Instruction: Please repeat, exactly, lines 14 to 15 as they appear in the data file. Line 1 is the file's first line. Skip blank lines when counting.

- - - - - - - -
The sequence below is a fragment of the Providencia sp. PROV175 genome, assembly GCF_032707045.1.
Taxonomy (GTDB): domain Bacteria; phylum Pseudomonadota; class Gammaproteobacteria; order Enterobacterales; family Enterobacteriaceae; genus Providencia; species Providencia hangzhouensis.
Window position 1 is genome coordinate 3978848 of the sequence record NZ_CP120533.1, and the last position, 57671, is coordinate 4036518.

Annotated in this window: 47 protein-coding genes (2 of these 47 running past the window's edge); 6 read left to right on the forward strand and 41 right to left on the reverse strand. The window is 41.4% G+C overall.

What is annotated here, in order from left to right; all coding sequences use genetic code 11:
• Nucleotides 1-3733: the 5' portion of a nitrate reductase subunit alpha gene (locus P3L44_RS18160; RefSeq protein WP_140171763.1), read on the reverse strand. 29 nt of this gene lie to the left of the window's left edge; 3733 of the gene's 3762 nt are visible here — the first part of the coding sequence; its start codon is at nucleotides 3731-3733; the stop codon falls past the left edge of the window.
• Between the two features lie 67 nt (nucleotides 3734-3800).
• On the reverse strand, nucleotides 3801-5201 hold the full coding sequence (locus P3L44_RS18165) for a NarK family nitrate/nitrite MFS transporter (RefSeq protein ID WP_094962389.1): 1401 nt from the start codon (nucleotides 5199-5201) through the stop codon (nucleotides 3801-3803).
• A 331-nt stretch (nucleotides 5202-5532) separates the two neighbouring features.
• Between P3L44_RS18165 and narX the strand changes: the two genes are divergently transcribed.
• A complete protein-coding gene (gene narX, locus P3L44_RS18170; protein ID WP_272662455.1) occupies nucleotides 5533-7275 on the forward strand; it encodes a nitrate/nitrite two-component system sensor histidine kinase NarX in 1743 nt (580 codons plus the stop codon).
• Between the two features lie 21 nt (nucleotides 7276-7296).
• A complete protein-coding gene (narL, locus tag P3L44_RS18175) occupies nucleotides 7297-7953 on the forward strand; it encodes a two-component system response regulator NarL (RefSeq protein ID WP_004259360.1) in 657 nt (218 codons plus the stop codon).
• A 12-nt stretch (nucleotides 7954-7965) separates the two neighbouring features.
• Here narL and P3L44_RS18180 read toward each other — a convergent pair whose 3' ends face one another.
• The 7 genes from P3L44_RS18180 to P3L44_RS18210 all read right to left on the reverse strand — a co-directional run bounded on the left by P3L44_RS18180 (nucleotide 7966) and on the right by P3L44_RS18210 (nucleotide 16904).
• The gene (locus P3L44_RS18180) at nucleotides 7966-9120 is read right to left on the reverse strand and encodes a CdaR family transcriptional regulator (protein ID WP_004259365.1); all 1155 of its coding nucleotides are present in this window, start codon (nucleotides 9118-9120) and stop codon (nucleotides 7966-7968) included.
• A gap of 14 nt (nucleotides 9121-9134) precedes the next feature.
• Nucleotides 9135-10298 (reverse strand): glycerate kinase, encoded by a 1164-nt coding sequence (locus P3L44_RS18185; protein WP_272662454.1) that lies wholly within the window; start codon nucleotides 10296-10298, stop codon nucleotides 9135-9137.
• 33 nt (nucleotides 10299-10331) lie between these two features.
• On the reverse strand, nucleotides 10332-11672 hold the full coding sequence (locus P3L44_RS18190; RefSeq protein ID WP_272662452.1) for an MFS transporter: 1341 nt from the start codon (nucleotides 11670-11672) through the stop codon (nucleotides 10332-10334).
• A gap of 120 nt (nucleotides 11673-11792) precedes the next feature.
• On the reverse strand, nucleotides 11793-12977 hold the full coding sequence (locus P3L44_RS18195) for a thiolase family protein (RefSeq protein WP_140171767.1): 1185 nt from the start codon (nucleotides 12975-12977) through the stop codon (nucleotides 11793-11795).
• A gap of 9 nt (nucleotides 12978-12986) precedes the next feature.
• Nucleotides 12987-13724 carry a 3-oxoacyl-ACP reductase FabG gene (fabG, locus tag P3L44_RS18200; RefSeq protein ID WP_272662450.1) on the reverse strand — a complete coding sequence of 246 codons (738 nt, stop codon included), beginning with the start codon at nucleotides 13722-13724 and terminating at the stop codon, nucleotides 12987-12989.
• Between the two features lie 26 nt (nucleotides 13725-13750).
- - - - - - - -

• A 12-nt stretch (nucleotides 7954-7965) separates the two neighbouring features.
• Here narL and P3L44_RS18180 read toward each other — a convergent pair whose 3' ends face one another.